Hardwood flooring is a popular product with modern consumers, and for good reason. It’s clean, durable, and attractive. While the floor’s appearance is partly determined by the type of wood you choose, the way the wood is cut is also an important factor. Not only does it have a bearing on the appearance of the product, but it also affects how the wood behaves after cutting.
Difference Between Hardwoods and Softwoods
When you’re considering wood products for your floors, you’ll likely hear the terms “hardwoods” and “softwoods” being used. Both Hardwoods and Softwoods have distinctive looks and one over the other may suit your décor better.
Hardwoods are deciduous trees that have leaves, which they generally lose in the fall when they go dormant. This type of tree produces either fruits or nuts. Most species of hardwoods can be used for manufacturing floors, cabinetry and furniture. Each type of wood has its own grain patterns, some are open grain wood such as Oak, Ash, Chestnut, Hickory or Elm. Others are open closed grain such as Cherry, Maple, Birch and Walnut. Choose either open or closed grain there will be color, texture and markings, which give you plenty of variety when making a decision about flooring for your home or office.
Softwoods are trees with needles instead of leaves. Examples of softwoods are
Janka Wood Hardness Scale
The Janka Ratings System ranks the relative hardness of different types of wood. When you’re considering specific types of wood for flooring, keep in mind that softer woods will show wear and tear more quickly than harder varieties of wood. If you’re looking for a type of wood for a high-traffic area in your home or office, you would be better off with a variety with a higher rating. The higher the number, the harder the wood and the less likely it’s to show wear and tear from regular use if smooth.
Different Types of Flooring Cuts
Even though all hardwood floors are made from real wood, the properties of each type vary in ways other than the trees’ hardness. The region where the trees grew, the method used to saw the log for flooring and the manner in which it’s dried combine to create a unique floor.
Artisans prize trees harvested from northern forests for their consistent color and tighter growth rings due to the slower growing season. They also produce a more desirable end product. The type of flooring cut made into the wood at the sawmill makes a difference in the appearance and quality of the flooring.
The different types of flooring cuts are as follows:
This is the most common type of flooring cut used today. Also known as flat sawn, it involves workers cutting a side of the log and then turning it 90 degrees before the next cut is made. The process continues in the same fashion until they use the entire log. Even though it’s an efficient method of cutting wood, it produces more waste material than live sawn milling.
Graining in plain sawn wood is between 0-30 degrees. As a result, you’ll see large, open patterns on the boards. These are referred to as a “cathedral effect,” since they resemble the steeples of these large places of worship.
Many houses built in the early-to-mid 1900s had both quarter sawn and plain sawn red and white oak floors. The floorboards measured 1-1/2”, 2-1/4” and 3 inches across and for a number of people, this is what “traditional” oak flooring looks like.
The first step in rift sawing wood is to cut it into quarters. Next, the wood is cut radially perpendicular to its growth rings. This type of cut produces grains at angles of 30-60 degrees, with 45 degrees being the most desirable.
It’s the most expensive way to saw wood, and likely for this reason, it’s used the least often. The result of the cuts is a straight grain pattern with discernible flecking. This type of cut has the potential to produce flooring boards of exquisite beauty and extreme stability with a linear appearance that you don’t get with other types of cuts. If you have your heart set on having hardwood in your home with a long, straight grain pattern, you’ll want to look for boards that have been rift sawn. With this type of cut, it’s very difficult to get floorboards wider than four inches and greater across. This type of cut in softwood flooring would be called Vertical Grain.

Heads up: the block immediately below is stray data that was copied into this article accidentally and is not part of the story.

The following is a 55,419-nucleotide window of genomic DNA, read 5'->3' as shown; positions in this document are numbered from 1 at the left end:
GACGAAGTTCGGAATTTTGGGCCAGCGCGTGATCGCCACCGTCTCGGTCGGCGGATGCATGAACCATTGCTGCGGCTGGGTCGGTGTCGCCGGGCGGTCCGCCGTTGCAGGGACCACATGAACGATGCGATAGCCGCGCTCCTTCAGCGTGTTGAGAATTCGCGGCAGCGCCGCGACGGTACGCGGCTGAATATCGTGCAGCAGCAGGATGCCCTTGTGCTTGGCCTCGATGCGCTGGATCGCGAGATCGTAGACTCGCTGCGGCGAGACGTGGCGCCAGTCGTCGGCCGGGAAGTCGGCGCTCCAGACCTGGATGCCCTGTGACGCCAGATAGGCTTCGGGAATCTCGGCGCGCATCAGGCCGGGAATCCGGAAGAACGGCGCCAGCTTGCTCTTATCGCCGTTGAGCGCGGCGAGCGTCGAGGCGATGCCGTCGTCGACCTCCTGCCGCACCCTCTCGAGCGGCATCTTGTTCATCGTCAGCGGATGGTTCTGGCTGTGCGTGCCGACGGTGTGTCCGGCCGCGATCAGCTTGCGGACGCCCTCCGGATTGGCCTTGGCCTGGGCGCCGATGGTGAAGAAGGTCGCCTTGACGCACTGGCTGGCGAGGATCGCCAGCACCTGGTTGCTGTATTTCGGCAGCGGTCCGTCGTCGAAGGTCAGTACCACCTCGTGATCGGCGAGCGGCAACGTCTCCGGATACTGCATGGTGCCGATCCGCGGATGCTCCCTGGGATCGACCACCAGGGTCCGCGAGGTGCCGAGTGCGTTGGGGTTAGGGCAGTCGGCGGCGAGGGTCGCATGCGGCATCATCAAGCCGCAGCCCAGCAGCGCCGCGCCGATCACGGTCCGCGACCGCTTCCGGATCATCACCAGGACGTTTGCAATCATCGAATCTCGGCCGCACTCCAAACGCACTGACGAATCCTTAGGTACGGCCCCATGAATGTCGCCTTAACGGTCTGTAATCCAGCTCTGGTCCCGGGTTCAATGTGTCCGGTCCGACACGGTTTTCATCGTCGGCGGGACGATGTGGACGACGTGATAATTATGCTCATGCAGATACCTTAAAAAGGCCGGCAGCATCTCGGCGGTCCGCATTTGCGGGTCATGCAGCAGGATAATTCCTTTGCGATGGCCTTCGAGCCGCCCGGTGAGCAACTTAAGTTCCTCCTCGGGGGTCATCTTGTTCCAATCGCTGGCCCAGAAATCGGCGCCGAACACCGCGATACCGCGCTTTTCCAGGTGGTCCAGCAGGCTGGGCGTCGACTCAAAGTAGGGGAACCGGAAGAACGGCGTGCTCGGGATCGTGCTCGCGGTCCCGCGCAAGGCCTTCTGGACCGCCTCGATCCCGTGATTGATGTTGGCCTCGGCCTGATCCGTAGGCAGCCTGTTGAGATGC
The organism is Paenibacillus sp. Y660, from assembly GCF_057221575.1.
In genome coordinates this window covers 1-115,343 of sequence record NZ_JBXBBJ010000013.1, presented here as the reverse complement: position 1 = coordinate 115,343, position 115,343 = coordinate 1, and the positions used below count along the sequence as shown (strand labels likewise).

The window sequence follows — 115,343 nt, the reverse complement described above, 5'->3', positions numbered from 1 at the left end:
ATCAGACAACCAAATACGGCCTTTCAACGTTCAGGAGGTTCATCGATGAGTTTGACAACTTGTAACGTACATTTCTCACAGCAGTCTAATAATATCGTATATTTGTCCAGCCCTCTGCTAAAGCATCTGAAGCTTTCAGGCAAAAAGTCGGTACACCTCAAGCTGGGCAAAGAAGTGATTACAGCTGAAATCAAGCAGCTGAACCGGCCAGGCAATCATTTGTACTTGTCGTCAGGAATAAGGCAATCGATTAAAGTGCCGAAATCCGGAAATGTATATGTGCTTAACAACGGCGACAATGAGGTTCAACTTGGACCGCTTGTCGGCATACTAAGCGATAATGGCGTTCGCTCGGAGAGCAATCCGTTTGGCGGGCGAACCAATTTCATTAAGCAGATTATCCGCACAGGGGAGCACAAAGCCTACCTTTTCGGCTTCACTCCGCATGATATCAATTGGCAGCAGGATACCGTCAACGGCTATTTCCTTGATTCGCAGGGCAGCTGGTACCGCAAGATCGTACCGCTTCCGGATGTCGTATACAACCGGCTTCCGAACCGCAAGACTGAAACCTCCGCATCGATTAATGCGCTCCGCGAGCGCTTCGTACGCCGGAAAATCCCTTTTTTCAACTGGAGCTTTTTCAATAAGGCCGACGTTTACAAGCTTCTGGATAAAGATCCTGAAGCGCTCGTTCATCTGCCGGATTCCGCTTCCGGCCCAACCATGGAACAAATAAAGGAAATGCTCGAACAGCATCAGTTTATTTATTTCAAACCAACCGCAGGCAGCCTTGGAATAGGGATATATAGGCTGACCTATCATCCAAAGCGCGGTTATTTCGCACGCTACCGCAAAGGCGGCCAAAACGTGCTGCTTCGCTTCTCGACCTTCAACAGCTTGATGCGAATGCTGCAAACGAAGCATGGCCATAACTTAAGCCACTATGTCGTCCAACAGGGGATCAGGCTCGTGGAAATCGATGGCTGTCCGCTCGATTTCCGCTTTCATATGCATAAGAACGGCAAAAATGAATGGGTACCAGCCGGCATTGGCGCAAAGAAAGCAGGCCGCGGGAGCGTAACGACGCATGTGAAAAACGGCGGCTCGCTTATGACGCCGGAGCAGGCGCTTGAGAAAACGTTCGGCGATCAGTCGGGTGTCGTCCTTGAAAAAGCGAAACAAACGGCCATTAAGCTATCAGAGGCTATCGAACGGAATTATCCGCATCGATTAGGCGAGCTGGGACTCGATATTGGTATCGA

When a log is being cut for quartered flooring, as the name implies, the first step is the cut it into quarters. Next, it’s cut perpendicular to the growth rings in the log. It produces tight graining at angles of 60-90 degrees, resulting in that are close to the surface of the boards. The resulting pattern is beautiful flecks of color from the wood’s medullary rays (ribbons that extend vertically through the tree, perpendicular to the growth rings).
Quarter sawn milling is more expensive than plain sawn, and this method produces more waste material. Boards sawn using this method are generally narrower than ones cut using the plain sawn method. Red and white oak is generally quarter sawn in order to show off the wood’s distinctive straight, striped grain.
This method of sawing wood for flooring matches the wood grain of Mission-style furniture. If you want to create a coordinated look with your flooring and furniture, you’ll want to keep this detail in mind.
With this method, the log is cut straight through with each pass. Subsequent cuts are parallel to the first one. The yield is a mix of plain, rift and quarter sawn woods; there will be about one-third of each per log. Since all the cuts are straight, this method is virtually waste-free. This method also produces the popular wider boards popular with consumers.
Moisture Content in Wood
Wood is a material that expands and contracts with changes in moisture in the surroundings. This property means boards cut for flooring will swell and shrink in certain ways depending on the specific method used. Due to the direction of the growth rings, plain sawn boards change in dimension in width. The wider the board is to begin with, the greater the potential for change. Rift sawn and quarter sawn boards will expand and contract in thickness due to changes in moisture.